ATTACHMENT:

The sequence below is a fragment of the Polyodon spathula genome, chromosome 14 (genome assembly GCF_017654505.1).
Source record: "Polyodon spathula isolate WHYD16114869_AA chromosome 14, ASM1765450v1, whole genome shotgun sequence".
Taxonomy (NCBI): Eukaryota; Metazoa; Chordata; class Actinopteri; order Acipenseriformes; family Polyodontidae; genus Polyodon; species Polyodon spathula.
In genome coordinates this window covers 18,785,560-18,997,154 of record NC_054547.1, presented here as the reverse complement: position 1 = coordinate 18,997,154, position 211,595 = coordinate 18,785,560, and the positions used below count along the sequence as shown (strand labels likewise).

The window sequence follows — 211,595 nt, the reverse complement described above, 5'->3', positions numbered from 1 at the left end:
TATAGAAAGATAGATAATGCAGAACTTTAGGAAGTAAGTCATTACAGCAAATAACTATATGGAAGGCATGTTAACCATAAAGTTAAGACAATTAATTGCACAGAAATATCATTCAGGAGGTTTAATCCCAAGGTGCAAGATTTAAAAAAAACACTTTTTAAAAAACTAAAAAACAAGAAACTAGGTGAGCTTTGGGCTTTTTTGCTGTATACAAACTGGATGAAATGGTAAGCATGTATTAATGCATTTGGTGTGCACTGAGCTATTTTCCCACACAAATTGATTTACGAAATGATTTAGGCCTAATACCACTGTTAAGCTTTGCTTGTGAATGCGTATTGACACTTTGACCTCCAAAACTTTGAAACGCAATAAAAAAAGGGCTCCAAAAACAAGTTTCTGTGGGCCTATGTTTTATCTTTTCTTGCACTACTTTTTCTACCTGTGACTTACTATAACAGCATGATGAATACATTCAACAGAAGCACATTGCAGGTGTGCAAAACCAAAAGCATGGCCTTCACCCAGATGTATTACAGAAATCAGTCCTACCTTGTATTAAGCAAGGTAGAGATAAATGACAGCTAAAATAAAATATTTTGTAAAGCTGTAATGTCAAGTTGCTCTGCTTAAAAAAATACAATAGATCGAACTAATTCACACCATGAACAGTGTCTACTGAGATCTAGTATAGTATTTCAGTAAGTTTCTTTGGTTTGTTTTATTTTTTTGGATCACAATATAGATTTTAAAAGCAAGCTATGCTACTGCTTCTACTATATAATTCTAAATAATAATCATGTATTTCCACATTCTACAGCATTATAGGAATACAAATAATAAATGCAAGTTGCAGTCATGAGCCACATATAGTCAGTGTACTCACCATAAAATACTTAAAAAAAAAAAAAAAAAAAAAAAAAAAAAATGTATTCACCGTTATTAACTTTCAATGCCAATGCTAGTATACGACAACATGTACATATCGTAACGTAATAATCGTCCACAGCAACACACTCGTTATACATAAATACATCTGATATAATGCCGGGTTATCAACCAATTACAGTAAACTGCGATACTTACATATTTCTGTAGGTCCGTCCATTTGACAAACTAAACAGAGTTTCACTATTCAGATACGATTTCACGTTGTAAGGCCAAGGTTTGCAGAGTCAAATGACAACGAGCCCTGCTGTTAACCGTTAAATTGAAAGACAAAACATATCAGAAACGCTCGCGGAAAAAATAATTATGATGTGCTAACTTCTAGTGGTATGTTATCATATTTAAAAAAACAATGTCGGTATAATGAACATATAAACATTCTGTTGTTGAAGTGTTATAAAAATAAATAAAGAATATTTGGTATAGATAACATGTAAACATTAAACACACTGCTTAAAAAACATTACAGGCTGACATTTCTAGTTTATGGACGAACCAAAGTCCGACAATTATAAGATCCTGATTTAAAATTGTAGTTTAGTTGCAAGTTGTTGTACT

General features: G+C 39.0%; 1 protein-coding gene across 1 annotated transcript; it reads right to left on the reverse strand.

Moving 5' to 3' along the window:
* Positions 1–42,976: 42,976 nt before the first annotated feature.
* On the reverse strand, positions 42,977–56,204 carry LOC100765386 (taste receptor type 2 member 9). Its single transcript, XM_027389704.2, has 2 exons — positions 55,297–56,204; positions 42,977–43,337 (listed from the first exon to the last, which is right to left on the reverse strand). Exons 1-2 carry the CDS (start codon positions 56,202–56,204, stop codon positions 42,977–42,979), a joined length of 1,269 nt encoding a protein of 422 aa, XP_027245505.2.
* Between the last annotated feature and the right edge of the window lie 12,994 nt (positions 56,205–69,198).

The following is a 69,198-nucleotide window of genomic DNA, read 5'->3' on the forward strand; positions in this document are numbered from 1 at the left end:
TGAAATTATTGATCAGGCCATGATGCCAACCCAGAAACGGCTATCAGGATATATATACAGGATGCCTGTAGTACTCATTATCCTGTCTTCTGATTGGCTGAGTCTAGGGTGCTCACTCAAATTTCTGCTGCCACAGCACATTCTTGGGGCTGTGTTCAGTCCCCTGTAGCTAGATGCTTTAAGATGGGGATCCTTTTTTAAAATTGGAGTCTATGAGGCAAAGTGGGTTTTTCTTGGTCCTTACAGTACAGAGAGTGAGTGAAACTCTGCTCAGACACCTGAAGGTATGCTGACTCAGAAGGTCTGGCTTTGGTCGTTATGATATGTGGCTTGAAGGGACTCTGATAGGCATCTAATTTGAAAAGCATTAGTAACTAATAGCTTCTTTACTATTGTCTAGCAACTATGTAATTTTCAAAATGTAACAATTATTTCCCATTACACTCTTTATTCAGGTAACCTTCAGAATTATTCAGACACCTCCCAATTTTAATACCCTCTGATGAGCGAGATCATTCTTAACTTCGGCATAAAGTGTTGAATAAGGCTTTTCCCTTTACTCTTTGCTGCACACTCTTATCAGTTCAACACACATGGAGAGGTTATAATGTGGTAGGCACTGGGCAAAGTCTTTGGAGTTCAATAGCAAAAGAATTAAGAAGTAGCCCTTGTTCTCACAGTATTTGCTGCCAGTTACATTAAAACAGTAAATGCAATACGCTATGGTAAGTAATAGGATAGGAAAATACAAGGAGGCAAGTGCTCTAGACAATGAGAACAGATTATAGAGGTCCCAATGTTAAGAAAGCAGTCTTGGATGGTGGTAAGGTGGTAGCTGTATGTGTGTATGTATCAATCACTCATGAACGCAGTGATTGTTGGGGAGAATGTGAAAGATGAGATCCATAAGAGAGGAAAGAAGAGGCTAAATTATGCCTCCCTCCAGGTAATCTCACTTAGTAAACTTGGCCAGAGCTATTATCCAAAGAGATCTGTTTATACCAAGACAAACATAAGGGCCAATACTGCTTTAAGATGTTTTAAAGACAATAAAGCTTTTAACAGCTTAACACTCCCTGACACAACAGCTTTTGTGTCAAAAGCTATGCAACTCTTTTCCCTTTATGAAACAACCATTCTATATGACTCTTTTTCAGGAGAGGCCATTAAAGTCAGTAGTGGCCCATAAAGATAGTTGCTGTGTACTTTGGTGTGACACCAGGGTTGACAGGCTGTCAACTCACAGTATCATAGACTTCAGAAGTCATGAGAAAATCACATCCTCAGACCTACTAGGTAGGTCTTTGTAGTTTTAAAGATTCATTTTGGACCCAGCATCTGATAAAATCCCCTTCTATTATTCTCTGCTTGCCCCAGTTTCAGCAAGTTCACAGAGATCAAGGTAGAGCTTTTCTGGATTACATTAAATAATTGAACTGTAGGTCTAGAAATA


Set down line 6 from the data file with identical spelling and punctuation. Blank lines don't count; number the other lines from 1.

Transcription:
TATAGAAAGATAGATAATGCAGAACTTTAGGAAGTAAGTCATTACAGCAAATAACTATATGGAAGGCATGTTAACCATAAAGTTAAGACAATTAATTGCACAGAAATATCATTCAGGAGGTTTAATCCCAAGGTGCAAGATTTAAAAAAAACACTTTTTAAAAAACTAAAAAACAAGAAACTAGGTGAGCTTTGGGCTTTTTTGCTGTATACAAACTGGATGAAATGGTAAGCATGTATTAATGCATTTGGTGTGCACTGAGCTATTTTCCCACACAAATTGATTTACGAAATGATTTAGGCCTAATACCACTGTTAAGCTTTGCTTGTGAATGCGTATTGACACTTTGACCTCCAAAACTTTGAAACGCAATAAAAAAAGGGCTCCAAAAACAAGTTTCTGTGGGCCTATGTTTTATCTTTTCTTGCACTACTTTTTCTACCTGTGACTTACTATAACAGCATGATGAATACATTCAACAGAAGCACATTGCAGGTGTGCAAAACCAAAAGCATGGCCTTCACCCAGATGTATTACAGAAATCAGTCCTACCTTGTATTAAGCAAGGTAGAGATAAATGACAGCTAAAATAAAATATTTTGTAAAGCTGTAATGTCAAGTTGCTCTGCTTAAAAAAATACAATAGATCGAACTAATTCACACCATGAACAGTGTCTACTGAGATCTAGTATAGTATTTCAGTAAGTTTCTTTGGTTTGTTTTATTTTTTTGGATCACAATATAGATTTTAAAAGCAAGCTATGCTACTGCTTCTACTATATAATTCTAAATAATAATCATGTATTTCCACATTCTACAGCATTATAGGAATACAAATAATAAATGCAAGTTGCAGTCATGAGCCACATATAGTCAGTGTACTCACCATAAAATACTTAAAAAAAAAAAAAAAAAAAAAAAAAAAAAATGTATTCACCGTTATTAACTTTCAATGCCAATGCTAGTATACGACAACATGTACATATCGTAACGTAATAATCGTCCACAGCAACACACTCGTTATACATAAATACATCTGATATAATGCCGGGTTATCAACCAATTACAGTAAACTGCGATACTTACATATTTCTGTAGGTCCGTCCATTTGACAAACTAAACAGAGTTTCACTATTCAGATACGATTTCACGTTGTAAGGCCAAGGTTTGCAGAGTCAAATGACAACGAGCCCTGCTGTTAACCGTTAAATTGAAAGACAAAACATATCAGAAACGCTCGCGGAAAAAATAATTATGATGTGCTAACTTCTAGTGGTATGTTATCATATTTAAAAAAACAATGTCGGTATAATGAACATATAAACATTCTGTTGTTGAAGTGTTATAAAAATAAATAAAGAATATTTGGTATAGATAACATGTAAACATTAAACACACTGCTTAAAAAACATTACAGGCTGACATTTCTAGTTTATGGACGAACCAAAGTCCGACAATTATAAGATCCTGATTTAAAATTGTAGTTTAGTTGCAAGTTGTTGTACT